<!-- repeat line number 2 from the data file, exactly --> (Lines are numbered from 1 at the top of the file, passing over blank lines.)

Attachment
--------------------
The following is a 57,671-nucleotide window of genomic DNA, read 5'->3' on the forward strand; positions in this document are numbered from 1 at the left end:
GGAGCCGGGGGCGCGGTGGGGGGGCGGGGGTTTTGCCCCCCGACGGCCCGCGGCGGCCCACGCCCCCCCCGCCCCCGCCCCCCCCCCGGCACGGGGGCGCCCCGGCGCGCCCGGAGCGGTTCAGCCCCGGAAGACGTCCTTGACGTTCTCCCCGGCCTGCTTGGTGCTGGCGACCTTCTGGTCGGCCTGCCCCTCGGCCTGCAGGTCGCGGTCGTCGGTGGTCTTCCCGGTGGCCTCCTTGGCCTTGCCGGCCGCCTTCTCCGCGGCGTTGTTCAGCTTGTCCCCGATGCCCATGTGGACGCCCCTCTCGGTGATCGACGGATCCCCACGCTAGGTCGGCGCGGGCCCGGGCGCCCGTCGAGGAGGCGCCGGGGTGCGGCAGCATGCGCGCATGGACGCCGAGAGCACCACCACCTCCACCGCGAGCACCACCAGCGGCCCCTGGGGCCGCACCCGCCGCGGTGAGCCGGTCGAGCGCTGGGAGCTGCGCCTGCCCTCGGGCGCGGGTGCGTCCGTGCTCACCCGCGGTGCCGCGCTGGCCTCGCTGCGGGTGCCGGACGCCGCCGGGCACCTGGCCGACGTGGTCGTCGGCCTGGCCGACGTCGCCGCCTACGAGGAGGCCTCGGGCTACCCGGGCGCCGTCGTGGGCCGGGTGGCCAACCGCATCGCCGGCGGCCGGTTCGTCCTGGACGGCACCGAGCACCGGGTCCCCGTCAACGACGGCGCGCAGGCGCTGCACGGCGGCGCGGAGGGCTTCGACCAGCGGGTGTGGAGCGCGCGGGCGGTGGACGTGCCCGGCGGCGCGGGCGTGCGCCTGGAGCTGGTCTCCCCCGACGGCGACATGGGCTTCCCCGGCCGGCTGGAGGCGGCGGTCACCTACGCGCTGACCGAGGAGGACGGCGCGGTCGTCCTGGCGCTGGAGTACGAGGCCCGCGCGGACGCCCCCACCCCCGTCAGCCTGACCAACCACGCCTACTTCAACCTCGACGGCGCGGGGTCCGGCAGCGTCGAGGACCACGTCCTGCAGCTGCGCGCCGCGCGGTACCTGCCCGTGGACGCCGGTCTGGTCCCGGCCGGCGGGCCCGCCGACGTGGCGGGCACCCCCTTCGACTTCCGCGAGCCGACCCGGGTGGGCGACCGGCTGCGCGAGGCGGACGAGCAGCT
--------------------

GGAGCCGGGGGCGCGGTGGGGGGGCGGGGGTTTTGCCCCCCGACGGCCCGCGGCGGCCCACGCCCCCCCCGCCCCCGCCCCCCCCCCGGCACGGGGGCGCCCCGGCGCGCCCGGAGCGGTTCAGCCCCGGAAGACGTCCTTGACGTTCTCCCCGGCCTGCTTGGTGCTGGCGACCTTCTGGTCGGCCTGCCCCTCGGCCTGCAGGTCGCGGTCGTCGGTGGTCTTCCCGGTGGCCTCCTTGGCCTTGCCGGCCGCCTTCTCCGCGGCGTTGTTCAGCTTGTCCCCGATGCCCATGTGGACGCCCCTCTCGGTGATCGACGGATCCCCACGCTAGGTCGGCGCGGGCCCGGGCGCCCGTCGAGGAGGCGCCGGGGTGCGGCAGCATGCGCGCATGGACGCCGAGAGCACCACCACCTCCACCGCGAGCACCACCAGCGGCCCCTGGGGCCGCACCCGCCGCGGTGAGCCGGTCGAGCGCTGGGAGCTGCGCCTGCCCTCGGGCGCGGGTGCGTCCGTGCTCACCCGCGGTGCCGCGCTGGCCTCGCTGCGGGTGCCGGACGCCGCCGGGCACCTGGCCGACGTGGTCGTCGGCCTGGCCGACGTCGCCGCCTACGAGGAGGCCTCGGGCTACCCGGGCGCCGTCGTGGGCCGGGTGGCCAACCGCATCGCCGGCGGCCGGTTCGTCCTGGACGGCACCGAGCACCGGGTCCCCGTCAACGACGGCGCGCAGGCGCTGCACGGCGGCGCGGAGGGCTTCGACCAGCGGGTGTGGAGCGCGCGGGCGGTGGACGTGCCCGGCGGCGCGGGCGTGCGCCTGGAGCTGGTCTCCCCCGACGGCGACATGGGCTTCCCCGGCCGGCTGGAGGCGGCGGTCACCTACGCGCTGACCGAGGAGGACGGCGCGGTCGTCCTGGCGCTGGAGTACGAGGCCCGCGCGGACGCCCCCACCCCCGTCAGCCTGACCAACCACGCCTACTTCAACCTCGACGGCGCGGGGTCCGGCAGCGTCGAGGACCACGTCCTGCAGCTGCGCGCCGCGCGGTACCTGCCCGTGGACGCCGGTCTGGTCCCGGCCGGCGGGCCCGCCGACGTGGCGGGCACCCCCTTCGACTTCCGCGAGCCGACCCGGGTGGGCGACCGGCTGCGCGAGGCGGACGAGCAGCT